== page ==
By Rachit Raj

During one of my roughest phases of life, I was aided by a reassuring reality that I kept falling on to repeatedly. The comfort of a Friday and the promise of finding myself in the darkness of the theatre, watching a film that transports me to a world far away from the one I understand as my reality.

I am quite young at film criticism, and yet the Friday-centric routine has become a major part of how I look at myself, my life and my future plans. I long for a Friday, the moment when I enter the PVR lobby, filled with the smell of popcorn that tests you to the edge as you try to escape the capitalist trap of the overpriced food items on their menu; those initial advertisements, the Akshay Kumar ad that is a mere extension of Padman and a Virat Kohli-Anushka Sharma Manyavar ad that I can gaze at endlessly before Amitabh Bachchan pops up on the screen deleting apps from a hapless man’s phone to advertise the one app he is endorsing. Everything is a slow-burning build-up, before the lights dim and you find yourself face-to-face with the CBFC certificate staring down at you. A gentle reminder of power and politics that precedes any work of art.

The film, no matter how poorly executed, makes me glad about myself. If the film is good, I am glad to be witnessing the story on the big screen. If not, I am glad I am visiting this world for a couple of hours and not inhabiting it as my only, irreversible reality. I move on, as does the narrative, only to be halted at a mid-point. Interval. An idea that is known to few societies, India being one of them.

It is an obvious weight of an era gone by. There was a time when films were too long, and intervals were a necessary relaxation for the audience. But now it has taken a commercial turn. It is the time when the big bucks are spent on the light-weighted popcorn. Somehow people are hungrier when the narrative is nearing its peak. There is no other reason for an interval being forced on movies of other countries, often in the middle of a sentence (as it happened with me in a morning show of Jojo Rabbit).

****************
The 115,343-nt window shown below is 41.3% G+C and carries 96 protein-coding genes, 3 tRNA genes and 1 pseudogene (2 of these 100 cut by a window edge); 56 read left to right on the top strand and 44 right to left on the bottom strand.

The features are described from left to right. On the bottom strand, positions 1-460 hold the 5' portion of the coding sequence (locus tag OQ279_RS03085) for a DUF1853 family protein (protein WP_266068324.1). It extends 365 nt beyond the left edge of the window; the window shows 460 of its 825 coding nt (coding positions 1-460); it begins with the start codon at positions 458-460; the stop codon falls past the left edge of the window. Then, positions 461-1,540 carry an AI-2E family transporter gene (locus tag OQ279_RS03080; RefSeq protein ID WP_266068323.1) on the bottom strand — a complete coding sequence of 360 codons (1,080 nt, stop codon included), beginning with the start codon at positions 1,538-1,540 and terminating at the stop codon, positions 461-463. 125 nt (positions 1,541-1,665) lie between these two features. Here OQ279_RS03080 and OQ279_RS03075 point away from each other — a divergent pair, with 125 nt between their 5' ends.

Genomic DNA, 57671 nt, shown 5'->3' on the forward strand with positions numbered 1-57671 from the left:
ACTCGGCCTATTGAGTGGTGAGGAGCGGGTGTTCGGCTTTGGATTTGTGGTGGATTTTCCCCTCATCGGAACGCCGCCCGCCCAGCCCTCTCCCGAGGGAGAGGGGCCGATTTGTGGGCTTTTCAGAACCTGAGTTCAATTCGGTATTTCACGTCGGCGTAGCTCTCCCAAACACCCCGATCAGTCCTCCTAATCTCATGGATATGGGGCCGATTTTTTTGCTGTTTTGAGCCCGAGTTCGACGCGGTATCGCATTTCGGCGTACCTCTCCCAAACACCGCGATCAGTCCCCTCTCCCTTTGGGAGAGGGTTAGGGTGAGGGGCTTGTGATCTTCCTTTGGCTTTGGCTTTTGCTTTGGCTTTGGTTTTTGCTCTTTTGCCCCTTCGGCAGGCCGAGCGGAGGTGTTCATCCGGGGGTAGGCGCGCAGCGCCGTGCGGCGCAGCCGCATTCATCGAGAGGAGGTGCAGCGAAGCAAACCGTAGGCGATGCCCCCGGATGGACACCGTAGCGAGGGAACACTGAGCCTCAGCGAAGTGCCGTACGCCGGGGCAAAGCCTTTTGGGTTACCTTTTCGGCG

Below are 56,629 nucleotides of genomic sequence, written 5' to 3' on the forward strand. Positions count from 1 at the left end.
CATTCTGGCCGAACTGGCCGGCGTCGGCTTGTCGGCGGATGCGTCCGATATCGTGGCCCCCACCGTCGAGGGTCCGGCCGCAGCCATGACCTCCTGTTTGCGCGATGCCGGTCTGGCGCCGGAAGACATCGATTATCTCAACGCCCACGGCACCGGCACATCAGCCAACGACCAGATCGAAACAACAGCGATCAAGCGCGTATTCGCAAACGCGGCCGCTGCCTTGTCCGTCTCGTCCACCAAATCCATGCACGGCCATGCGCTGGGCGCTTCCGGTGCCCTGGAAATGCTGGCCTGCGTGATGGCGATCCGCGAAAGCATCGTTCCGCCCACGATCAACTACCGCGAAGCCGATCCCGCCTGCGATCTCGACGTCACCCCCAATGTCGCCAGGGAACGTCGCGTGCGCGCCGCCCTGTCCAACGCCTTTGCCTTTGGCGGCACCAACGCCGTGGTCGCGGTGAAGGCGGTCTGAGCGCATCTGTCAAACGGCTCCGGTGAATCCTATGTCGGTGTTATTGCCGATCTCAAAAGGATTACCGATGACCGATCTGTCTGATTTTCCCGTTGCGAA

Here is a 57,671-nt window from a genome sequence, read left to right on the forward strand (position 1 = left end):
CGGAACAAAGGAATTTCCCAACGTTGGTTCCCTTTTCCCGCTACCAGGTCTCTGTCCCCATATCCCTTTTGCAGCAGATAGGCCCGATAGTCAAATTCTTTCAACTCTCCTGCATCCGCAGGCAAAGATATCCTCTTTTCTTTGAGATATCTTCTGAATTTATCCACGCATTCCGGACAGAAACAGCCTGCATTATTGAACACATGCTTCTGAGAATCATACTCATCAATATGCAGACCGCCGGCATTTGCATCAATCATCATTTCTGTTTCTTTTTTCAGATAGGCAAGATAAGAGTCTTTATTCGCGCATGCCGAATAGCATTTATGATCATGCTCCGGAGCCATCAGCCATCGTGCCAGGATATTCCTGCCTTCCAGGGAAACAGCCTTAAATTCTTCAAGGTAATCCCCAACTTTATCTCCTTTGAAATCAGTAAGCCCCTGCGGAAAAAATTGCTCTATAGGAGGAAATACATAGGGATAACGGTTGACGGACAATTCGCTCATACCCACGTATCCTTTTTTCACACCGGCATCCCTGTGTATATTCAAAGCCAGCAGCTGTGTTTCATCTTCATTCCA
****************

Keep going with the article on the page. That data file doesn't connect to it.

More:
Advertisements that could not be cramped up before the film began are now run shamelessly. In one instance, a bright-eyed Tapsee Pannu jumped on the screen in a Lyra ad seconds after she had just figured the presence of an unknown assaulter at her home in the terrifyingly wonderful bilingual thriller Game Over. I remember frowning at the ill-timed add, forcing me out of what was a fantastic performance by Pannu. But that is how the interval works. That is how Hindi cinema works. A limping Shah Rukh Khan in Kabhi Alvida Naa Kehna walks seamlessly in the song ‘Tumhi Dekho Na’, while Aamir Khan as a frustrated music director in Secret Superstar suddenly becomes the Khan of Satyamev Jayate and delivers a dialogue about the inevitability of talent rising above all. Hindi films are forced with such inconsistencies, some films manage them better than others and often that determines the overall impact the film has.

As the light dims once more, giving me my own cloak of invisibility again, the screen readjusts itself to the colour palette of the film. The narrative continues amidst the sound of chewing and a couple sitting two rows ahead, making out so loudly that for a minute I start reimagining Manto as a B-Grade erotic drama. Finally, they escape the theatre, realizing that the Nawazuddin Siddique-starrer is too quiet a movie for them.

A few minutes later the film finally ends, paving the way for an out-of-sync song that deserved to be limited to the promotions of the film, not the end credits. I wheel out of the theatre, ready to roll back in my regular life. A life I have just successfully evaded for a couple of hours. After all, isn’t that the whole point of life? Finding timely escapes to maintain a balance in your life. Some smoke up for that distance from reality, others go on trips. I simply book a ticket online and immerse myself in the dark carpet of myth and make-believe.

As the lockdown continues, those theatres that sell stories as motion pictures lie deserted, lost in their own darkness. The stories that take us away from our miseries have been taken away from us. Film theatres, bookstores, everything is on the other side of the dreaded lock. Meanwhile, all we have is our digitalized access to films and series. A good companion, but never an ideal escape from one’s immediate surroundings. For me, personally, days have lost their meaning. There is no Friday to look forward to. No tomorrow worth the wait. Every day, for us, has become a Sunday. And the endless emptiness of a Sunday had never felt so real and devastating.